Rika Ikeda, a native of Japan, had taken up piano and violin by age 4. She studied classical violin at Osaka College of Music, where she received bachelor and master degrees. While Ikeda was very busy performing—solo, with orchestras, and for TV—she was also teaching at Osaka College of Music, Koyo Conservatory, and other schools. When she finished her undergraduate studies, she became more interested in pursuing jazz, and is currently studying at Berklee on a scholarship.
Liz Barak is a singer, songwriter, and guitarist. Before coming to Berklee, Barak lived in Israel while recording her album Pretty Wrap, a mix of folk/rock and world music. She released a single in Hebrew and the song hit number one on Israeli radio stations. Barak also lived in London and traveled in India and Nepal, where she realized music and traveling are her greatest passions.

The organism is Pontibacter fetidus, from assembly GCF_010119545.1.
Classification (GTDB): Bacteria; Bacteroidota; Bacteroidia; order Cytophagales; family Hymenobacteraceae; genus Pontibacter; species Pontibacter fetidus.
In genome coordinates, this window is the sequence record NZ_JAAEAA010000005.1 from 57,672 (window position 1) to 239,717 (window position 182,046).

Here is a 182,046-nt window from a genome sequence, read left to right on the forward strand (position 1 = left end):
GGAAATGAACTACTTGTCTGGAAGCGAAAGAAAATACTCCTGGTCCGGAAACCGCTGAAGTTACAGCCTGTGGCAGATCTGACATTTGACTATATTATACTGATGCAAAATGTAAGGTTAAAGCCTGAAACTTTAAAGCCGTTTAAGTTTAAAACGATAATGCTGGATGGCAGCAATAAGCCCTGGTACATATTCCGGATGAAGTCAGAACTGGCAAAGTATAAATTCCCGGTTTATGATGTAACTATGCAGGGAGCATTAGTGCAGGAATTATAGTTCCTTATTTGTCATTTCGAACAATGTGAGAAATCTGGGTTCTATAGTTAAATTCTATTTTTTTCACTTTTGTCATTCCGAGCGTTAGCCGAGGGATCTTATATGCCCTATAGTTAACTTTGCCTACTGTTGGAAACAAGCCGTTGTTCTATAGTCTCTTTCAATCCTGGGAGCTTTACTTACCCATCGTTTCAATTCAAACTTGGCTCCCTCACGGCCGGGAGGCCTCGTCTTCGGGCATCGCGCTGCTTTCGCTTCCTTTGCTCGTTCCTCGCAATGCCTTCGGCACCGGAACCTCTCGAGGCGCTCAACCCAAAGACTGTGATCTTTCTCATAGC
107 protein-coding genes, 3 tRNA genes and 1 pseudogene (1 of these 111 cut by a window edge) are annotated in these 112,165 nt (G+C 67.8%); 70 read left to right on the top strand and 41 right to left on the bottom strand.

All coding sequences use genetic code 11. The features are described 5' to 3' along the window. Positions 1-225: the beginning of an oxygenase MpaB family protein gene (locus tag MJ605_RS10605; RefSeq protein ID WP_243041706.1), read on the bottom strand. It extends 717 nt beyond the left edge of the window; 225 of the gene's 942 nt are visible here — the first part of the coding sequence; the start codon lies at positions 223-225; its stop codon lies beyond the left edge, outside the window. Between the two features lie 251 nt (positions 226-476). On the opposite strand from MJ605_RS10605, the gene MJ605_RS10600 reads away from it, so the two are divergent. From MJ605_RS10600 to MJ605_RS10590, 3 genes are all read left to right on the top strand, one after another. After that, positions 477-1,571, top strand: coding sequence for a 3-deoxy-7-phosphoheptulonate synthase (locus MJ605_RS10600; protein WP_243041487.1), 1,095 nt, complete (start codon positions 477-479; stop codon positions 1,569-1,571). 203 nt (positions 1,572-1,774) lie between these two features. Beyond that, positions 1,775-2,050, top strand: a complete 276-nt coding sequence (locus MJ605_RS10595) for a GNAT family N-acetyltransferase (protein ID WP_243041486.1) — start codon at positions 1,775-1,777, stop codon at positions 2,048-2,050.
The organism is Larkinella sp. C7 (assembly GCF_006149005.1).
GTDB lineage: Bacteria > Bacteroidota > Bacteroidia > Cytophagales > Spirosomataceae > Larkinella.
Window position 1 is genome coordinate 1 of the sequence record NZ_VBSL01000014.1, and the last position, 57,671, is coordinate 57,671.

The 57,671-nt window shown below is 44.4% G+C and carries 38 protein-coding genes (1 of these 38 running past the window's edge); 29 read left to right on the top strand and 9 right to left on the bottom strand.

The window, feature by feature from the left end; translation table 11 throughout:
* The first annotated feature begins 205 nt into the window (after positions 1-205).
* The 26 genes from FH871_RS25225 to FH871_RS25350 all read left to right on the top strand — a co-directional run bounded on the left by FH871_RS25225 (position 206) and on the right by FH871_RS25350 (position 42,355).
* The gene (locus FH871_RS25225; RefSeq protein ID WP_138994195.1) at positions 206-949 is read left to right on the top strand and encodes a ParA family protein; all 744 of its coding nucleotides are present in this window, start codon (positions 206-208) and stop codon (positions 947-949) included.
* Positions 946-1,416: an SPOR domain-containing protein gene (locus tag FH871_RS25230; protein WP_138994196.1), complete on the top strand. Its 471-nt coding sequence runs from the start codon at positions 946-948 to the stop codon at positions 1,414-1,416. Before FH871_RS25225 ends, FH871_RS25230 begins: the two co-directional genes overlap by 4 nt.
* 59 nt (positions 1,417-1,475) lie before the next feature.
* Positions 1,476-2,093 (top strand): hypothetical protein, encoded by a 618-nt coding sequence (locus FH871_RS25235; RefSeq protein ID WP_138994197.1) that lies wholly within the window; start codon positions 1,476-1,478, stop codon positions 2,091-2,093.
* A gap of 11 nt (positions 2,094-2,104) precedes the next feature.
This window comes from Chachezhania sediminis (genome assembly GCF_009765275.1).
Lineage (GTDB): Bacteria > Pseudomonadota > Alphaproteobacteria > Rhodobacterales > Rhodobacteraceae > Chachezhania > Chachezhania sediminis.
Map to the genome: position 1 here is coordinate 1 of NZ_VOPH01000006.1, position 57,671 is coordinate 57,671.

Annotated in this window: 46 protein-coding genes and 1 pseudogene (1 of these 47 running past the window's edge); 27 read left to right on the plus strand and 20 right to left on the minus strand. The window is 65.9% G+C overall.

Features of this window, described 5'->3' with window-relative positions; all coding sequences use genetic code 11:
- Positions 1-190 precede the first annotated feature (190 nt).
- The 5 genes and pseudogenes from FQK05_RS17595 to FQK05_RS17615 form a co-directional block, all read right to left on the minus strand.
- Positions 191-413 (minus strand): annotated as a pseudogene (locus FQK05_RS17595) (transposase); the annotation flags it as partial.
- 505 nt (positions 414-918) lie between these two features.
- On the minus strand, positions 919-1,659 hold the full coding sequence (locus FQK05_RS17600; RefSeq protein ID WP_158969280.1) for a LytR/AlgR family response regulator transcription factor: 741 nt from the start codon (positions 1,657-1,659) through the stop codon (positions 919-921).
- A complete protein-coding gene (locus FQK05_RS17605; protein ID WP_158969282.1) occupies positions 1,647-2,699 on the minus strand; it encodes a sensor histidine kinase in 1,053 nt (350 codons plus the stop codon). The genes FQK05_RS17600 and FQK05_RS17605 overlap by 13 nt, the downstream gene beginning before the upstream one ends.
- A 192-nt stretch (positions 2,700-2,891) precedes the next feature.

Leah Gough-Cooper is an alto saxophonist from Scotland. Gough-Cooper has played with the National Youth Jazz Orchestra of Scotland, the Danilo Perez Big Band, Vijay Iyer, and Fred Wesley, among other artists. At 16, she was awarded a full scholarship to attend Berklee, and is performing with the college’s top ensembles. Her playing exudes passion and effervescence; her tone is warm and sweet with an edge. Gough-Cooper also leads her own band, Human Equivalent.